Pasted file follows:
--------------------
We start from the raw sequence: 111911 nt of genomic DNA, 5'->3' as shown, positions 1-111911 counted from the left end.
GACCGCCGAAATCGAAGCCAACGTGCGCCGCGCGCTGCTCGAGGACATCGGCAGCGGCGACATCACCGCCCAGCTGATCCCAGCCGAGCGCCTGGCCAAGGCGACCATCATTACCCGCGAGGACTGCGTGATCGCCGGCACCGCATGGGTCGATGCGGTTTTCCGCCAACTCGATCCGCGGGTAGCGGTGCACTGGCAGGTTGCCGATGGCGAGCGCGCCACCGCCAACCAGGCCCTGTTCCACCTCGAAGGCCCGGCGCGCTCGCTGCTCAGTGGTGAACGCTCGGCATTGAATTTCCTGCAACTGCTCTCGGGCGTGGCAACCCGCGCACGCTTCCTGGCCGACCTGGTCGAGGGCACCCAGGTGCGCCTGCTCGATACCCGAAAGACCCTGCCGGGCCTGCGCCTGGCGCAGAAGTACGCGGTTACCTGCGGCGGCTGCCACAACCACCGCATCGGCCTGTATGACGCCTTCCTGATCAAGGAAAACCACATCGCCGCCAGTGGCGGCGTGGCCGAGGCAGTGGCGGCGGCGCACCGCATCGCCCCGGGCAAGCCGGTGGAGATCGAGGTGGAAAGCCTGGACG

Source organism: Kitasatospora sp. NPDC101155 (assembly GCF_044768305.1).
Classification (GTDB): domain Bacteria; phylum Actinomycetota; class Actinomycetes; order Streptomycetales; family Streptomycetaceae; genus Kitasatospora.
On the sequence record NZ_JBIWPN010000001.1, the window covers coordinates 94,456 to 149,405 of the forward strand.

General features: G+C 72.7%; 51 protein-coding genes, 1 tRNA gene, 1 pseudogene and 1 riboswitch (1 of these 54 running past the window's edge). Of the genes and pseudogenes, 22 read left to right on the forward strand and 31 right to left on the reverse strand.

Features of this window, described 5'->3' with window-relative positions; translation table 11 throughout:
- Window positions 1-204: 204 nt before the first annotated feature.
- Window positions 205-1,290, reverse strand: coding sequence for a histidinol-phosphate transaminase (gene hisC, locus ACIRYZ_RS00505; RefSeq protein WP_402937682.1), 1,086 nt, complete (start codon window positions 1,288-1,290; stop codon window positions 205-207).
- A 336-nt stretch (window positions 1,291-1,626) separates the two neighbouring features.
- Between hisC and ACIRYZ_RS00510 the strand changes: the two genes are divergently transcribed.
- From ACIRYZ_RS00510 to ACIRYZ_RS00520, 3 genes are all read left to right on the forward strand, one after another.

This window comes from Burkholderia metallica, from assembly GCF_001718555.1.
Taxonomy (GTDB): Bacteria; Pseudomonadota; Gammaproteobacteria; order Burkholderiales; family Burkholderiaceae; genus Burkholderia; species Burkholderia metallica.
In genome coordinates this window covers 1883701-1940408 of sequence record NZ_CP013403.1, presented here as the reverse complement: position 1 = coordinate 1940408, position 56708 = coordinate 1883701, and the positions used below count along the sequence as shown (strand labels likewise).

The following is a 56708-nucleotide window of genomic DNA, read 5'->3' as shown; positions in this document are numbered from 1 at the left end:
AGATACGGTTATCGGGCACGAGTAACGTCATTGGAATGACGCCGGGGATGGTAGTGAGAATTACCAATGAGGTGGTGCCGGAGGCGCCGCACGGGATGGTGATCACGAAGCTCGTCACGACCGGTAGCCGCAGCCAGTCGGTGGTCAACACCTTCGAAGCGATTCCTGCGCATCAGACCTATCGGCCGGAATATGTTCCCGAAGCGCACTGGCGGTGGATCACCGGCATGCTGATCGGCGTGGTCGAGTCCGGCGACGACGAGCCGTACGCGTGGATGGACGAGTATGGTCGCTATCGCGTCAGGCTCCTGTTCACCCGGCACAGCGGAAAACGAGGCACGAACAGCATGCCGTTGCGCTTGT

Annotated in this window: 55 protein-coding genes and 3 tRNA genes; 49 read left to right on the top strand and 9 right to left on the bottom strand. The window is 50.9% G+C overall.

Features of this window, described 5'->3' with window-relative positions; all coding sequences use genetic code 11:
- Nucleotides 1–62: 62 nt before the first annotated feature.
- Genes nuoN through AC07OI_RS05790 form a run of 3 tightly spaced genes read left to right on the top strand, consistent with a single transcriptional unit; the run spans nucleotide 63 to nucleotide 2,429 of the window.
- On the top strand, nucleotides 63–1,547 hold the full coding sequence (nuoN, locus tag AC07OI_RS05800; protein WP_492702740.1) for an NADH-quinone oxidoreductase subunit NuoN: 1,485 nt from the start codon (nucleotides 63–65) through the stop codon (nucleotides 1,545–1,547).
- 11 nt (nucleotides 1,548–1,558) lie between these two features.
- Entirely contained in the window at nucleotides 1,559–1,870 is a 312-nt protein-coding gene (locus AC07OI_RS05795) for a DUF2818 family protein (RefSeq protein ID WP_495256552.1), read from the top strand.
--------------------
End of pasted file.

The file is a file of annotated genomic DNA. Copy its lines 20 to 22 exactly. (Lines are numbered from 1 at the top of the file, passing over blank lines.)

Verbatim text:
- Nucleotides 1–62: 62 nt before the first annotated feature.
- Genes nuoN through AC07OI_RS05790 form a run of 3 tightly spaced genes read left to right on the top strand, consistent with a single transcriptional unit; the run spans nucleotide 63 to nucleotide 2,429 of the window.
- On the top strand, nucleotides 63–1,547 hold the full coding sequence (nuoN, locus tag AC07OI_RS05800; protein WP_492702740.1) for an NADH-quinone oxidoreductase subunit NuoN: 1,485 nt from the start codon (nucleotides 63–65) through the stop codon (nucleotides 1,545–1,547).